Plasticity-related gene 3 promotes neurite shaft protrusion.

Tanja Velmans, Arne Battefeld, Beate Geist, Anna Soriguera Farrés, Ulf Strauss, Anja U Bräuer
BMC Neuroscience. 2013-01-01; 14(1): 36
DOI: 10.1186/1471-2202-14-36

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1. BMC Neurosci. 2013 Mar 19;14:36. doi: 10.1186/1471-2202-14-36.

Plasticity-related gene 3 promotes neurite shaft protrusion.

Velmans T(1), Battefeld A, Geist B, Farrés AS, Strauss U, Bräuer AU.

Author information:
(1)Institute of Cell Biology and Neurobiology, Center for Anatomy,
Charité-Universitätsmedizin Berlin, Berlin, Germany.

BACKGROUND: Recently, we and others proposed plasticity-related gene 3 (PRG3) as
a novel molecule in neuritogenesis based on PRG3 overexpression experiments in
neuronal and non-neuronal cell lines. However, direct information on PRG3 effects
in neuronal development and, in particular, its putative spatio-temporal
distribution and conditions of action, is sparse.
RESULTS: We demonstrate here that PRG3 induces filopodia formation in HEK293
cells depending on its N-glycosylation status. The PRG3 protein was strongly
expressed during mouse brain development in vivo from embryonic day 16 to
postnatal day 5 (E16 – P5). From P5 on, expression declined. Furthermore, in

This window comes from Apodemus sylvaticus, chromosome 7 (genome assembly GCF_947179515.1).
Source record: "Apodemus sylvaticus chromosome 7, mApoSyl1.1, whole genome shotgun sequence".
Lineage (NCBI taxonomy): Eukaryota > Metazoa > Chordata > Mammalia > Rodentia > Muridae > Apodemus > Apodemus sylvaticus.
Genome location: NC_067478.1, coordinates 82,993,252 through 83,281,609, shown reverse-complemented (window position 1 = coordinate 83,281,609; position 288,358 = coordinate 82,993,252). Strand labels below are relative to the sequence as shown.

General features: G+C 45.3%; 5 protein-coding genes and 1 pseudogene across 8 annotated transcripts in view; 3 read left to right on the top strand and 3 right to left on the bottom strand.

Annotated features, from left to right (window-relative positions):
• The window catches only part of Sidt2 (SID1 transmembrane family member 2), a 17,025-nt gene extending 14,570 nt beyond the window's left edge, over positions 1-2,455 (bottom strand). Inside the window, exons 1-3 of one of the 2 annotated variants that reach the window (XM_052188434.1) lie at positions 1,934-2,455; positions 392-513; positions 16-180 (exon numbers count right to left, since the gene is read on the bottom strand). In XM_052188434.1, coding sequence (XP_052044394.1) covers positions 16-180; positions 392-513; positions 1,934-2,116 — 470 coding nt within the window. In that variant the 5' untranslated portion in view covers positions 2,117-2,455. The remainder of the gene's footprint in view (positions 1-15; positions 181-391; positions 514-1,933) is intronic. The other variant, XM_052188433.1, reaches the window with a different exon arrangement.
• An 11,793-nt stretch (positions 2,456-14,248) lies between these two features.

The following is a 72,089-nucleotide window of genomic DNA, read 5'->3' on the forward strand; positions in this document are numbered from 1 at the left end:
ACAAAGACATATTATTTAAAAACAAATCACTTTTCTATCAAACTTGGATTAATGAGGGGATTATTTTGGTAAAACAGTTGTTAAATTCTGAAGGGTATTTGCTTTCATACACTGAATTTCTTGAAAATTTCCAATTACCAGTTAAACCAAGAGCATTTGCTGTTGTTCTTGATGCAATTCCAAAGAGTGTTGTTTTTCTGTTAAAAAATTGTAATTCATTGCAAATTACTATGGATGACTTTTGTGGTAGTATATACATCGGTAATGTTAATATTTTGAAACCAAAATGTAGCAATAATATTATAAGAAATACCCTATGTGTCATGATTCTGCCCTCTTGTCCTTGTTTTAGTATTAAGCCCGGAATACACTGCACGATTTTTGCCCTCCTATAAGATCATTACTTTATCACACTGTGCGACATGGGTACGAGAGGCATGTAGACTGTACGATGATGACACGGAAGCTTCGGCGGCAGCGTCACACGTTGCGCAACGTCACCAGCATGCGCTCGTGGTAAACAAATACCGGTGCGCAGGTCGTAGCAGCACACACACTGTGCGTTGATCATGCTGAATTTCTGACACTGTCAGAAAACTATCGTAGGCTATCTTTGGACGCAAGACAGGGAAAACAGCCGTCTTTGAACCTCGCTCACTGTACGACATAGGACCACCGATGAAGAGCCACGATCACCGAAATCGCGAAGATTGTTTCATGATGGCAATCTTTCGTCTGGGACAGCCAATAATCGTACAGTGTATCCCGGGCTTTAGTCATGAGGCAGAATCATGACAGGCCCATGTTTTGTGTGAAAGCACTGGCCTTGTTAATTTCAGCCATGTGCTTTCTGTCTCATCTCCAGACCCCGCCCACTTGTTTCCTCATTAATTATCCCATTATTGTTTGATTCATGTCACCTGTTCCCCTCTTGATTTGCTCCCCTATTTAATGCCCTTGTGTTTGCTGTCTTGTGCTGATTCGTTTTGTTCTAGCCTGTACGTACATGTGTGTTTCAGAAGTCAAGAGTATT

early, not yet polarized hippocampal cultured neurons, PRG3 was expressed along
the neurite shaft. Knock-down of PRG3 in these neurons led to a decreased number
of neurites. This phenotype is rescued by expression of an shRNA-resistant PRG3
construct in PRG3 knock-down neurons. After polarization, endogenous PRG3
expression shifted mainly to axons, specifically to the plasma membrane along the
neurite shaft. These PRG3 pattern changes appeared temporally and spatially
related to ongoing synaptogenesis. Therefore we tested (i) whether dendritic PRG3
re-enhancement influences synaptic currents and (ii) whether synaptic inputs
contribute to the PRG3 shift. Our results rendered both scenarios unlikely: (i)
PRG3 over-expression had no influence on miniature excitatory postsynaptic
currents (mEPSC) and (ii) blocking of incoming signals did not alter PRG3
distribution dynamics. In addition, PRG3 levels did not interfere with intrinsic
neuronal properties.
CONCLUSION: Taken together, our data indicate that endogenous PRG3 promotes
neurite shaft protrusion and therefore contributes to regulating filopodia
formation in immature neurons. PRG3 expression in more mature neurons, however,
is predominantly localized in the axon. Changes in PRG3 levels did not influence
intrinsic or synaptic neuronal properties.

DOI: 10.1186/1471-2202-14-36
PMCID: PMC3623789
PMID: 23506325 [Indexed for MEDLINE]

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